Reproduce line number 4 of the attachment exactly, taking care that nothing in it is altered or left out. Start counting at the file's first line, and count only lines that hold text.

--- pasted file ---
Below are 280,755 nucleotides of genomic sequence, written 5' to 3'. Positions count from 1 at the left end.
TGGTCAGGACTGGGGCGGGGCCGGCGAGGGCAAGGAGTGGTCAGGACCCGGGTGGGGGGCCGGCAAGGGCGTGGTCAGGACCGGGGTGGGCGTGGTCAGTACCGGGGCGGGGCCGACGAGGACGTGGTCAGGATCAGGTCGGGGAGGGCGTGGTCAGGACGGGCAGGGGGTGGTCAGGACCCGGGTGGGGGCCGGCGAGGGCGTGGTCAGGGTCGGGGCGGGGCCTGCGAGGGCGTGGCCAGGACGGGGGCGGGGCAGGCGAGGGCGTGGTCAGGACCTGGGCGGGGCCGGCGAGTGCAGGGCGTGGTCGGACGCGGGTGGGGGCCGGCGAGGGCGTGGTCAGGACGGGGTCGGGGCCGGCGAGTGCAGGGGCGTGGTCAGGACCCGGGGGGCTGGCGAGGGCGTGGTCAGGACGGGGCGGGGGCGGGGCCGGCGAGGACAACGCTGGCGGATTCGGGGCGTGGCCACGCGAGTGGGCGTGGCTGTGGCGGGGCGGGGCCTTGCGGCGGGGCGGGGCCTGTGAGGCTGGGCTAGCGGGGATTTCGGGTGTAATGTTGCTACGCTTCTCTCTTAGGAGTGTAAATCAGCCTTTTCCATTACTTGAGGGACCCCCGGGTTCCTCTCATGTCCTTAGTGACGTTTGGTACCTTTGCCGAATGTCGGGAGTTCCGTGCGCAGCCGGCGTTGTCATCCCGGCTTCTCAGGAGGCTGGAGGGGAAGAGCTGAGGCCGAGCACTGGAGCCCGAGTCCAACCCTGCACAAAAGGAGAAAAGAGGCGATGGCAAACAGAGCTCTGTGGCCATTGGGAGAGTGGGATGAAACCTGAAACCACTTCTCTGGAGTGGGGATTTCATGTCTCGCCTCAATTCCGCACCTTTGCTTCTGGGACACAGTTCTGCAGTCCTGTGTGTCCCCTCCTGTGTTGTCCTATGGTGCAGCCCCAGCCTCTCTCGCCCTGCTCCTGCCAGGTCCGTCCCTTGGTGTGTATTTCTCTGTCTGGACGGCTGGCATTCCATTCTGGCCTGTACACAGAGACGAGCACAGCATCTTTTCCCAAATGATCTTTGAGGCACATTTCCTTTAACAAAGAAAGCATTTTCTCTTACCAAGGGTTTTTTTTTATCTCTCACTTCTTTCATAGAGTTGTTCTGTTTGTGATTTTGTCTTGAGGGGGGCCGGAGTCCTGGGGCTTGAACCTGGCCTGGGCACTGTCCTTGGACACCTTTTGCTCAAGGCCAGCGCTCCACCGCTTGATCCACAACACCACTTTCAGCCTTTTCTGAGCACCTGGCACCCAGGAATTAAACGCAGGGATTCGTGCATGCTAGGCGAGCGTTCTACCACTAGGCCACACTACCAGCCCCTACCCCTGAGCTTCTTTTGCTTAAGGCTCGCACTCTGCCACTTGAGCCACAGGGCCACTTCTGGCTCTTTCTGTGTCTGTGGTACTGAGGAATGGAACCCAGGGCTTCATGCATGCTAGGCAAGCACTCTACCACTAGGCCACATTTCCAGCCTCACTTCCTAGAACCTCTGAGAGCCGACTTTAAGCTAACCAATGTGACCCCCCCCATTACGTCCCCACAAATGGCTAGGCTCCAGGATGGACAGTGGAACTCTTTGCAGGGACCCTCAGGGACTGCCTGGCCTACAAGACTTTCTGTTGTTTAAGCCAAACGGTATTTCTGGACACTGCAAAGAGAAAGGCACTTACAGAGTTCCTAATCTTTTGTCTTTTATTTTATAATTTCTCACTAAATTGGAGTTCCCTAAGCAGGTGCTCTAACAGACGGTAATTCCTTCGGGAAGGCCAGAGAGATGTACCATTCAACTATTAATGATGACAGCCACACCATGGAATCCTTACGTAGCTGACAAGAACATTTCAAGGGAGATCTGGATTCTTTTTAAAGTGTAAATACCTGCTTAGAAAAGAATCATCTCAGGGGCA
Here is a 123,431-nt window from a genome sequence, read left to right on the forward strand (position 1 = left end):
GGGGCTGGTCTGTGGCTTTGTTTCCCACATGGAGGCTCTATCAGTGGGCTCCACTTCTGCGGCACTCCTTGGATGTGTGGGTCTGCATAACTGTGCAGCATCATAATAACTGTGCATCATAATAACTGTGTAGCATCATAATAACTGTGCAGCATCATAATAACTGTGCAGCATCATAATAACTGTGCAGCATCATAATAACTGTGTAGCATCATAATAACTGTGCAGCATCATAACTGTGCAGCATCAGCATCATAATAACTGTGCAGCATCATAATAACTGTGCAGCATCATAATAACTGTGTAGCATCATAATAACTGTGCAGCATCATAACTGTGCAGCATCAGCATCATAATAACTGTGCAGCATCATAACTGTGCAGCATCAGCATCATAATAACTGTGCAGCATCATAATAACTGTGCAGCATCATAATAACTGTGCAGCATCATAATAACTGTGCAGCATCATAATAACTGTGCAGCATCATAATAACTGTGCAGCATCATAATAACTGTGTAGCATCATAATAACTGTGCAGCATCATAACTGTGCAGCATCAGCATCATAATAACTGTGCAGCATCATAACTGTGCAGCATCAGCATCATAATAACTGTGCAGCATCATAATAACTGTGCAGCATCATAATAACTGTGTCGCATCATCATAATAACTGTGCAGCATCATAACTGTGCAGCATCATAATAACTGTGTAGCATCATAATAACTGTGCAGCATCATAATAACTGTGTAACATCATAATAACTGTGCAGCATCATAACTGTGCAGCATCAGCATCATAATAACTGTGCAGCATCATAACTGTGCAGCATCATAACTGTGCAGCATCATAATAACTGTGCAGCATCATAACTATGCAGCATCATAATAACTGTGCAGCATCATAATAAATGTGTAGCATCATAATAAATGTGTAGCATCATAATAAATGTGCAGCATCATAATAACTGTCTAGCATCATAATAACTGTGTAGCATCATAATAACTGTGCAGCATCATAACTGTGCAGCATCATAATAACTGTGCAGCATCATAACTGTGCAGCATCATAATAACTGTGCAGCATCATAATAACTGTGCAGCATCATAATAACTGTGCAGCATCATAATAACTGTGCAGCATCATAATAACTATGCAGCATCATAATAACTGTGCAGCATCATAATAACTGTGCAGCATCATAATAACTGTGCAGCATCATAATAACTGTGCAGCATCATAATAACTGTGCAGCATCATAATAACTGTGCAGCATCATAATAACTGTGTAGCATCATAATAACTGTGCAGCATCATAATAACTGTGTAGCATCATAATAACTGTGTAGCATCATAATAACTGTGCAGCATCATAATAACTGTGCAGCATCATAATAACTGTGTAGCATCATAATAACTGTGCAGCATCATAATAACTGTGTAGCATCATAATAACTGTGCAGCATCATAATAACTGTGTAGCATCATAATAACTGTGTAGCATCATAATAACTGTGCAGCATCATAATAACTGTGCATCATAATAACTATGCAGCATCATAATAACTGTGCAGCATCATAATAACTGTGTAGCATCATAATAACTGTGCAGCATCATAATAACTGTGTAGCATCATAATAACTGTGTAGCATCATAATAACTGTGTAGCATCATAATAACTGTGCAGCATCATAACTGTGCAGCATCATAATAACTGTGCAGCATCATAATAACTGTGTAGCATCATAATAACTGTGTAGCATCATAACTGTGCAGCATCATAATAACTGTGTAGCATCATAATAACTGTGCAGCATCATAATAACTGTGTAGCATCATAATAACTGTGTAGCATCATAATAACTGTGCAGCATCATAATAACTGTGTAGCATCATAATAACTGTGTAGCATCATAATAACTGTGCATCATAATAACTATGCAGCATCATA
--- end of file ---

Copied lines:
GGGGCTGGTCTGTGGCTTTGTTTCCCACATGGAGGCTCTATCAGTGGGCTCCACTTCTGCGGCACTCCTTGGATGTGTGGGTCTGCATAACTGTGCAGCATCATAATAACTGTGCATCATAATAACTGTGTAGCATCATAATAACTGTGCAGCATCATAATAACTGTGCAGCATCATAATAACTGTGCAGCATCATAATAACTGTGTAGCATCATAATAACTGTGCAGCATCATAACTGTGCAGCATCAGCATCATAATAACTGTGCAGCATCATAATAACTGTGCAGCATCATAATAACTGTGTAGCATCATAATAACTGTGCAGCATCATAACTGTGCAGCATCAGCATCATAATAACTGTGCAGCATCATAACTGTGCAGCATCAGCATCATAATAACTGTGCAGCATCATAATAACTGTGCAGCATCATAATAACTGTGCAGCATCATAATAACTGTGCAGCATCATAATAACTGTGCAGCATCATAATAACTGTGCAGCATCATAATAACTGTGTAGCATCATAATAACTGTGCAGCATCATAACTGTGCAGCATCAGCATCATAATAACTGTGCAGCATCATAACTGTGCAGCATCAGCATCATAATAACTGTGCAGCATCATAATAACTGTGCAGCATCATAATAACTGTGTCGCATCATCATAATAACTGTGCAGCATCATAACTGTGCAGCATCATAATAACTGTGTAGCATCATAATAACTGTGCAGCATCATAATAACTGTGTAACATCATAATAACTGTGCAGCATCATAACTGTGCAGCATCAGCATCATAATAACTGTGCAGCATCATAACTGTGCAGCATCATAACTGTGCAGCATCATAATAACTGTGCAGCATCATAACTATGCAGCATCATAATAACTGTGCAGCATCATAATAAATGTGTAGCATCATAATAAATGTGTAGCATCATAATAAATGTGCAGCATCATAATAACTGTCTAGCATCATAATAACTGTGTAGCATCATAATAACTGTGCAGCATCATAACTGTGCAGCATCATAATAACTGTGCAGCATCATAACTGTGCAGCATCATAATAACTGTGCAGCATCATAATAACTGTGCAGCATCATAATAACTGTGCAGCATCATAATAACTGTGCAGCATCATAATAACTATGCAGCATCATAATAACTGTGCAGCATCATAATAACTGTGCAGCATCATAATAACTGTGCAGCATCATAATAACTGTGCAGCATCATAATAACTGTGCAGCATCATAATAACTGTGCAGCATCATAATAACTGTGTAGCATCATAATAACTGTGCAGCATCATAATAACTGTGTAGCATCATAATAACTGTGTAGCATCATAATAACTGTGCAGCATCATAATAACTGTGCAGCATCATAATAACTGTGTAGCATCATAATAACTGTGCAGCATCATAATAACTGTGTAGCATCATAATAACTGTGCAGCATCATAATAACTGTGTAGCATCATAATAACTGTGTAGCATCATAATAACTGTGCAGCATCATAATAACTGTGCATCATAATAACTATGCAGCATCATAATAACTGTGCAGCATCATAATAACTGTGTAGCATCATAATAACTGTGCAGCATCATAATAACTGTGTAGCATCATAATAACTGTGTAGCATCATAATAACTGTGTAGCATCATAATAACTGTGCAGCATCATAACTGTGCAGCATCATAATAACTGTGCAGCATCATAATAACTGTGTAGCATCATAATAACTGTGTAGCATCATAACTGTGCAGCATCATAATAACTGTGTAGCATCATAATAACTGTGCAGCATCATAATAACTGTGTAGCATCATAATAACTGTGTAGCATCATAATAACTGTGCAGCATCATAATAACTGTGTAGCATCATAATAACTGTGTAGCATCATAATAACTGTGCATCATAATAACTATGCAGCATCATA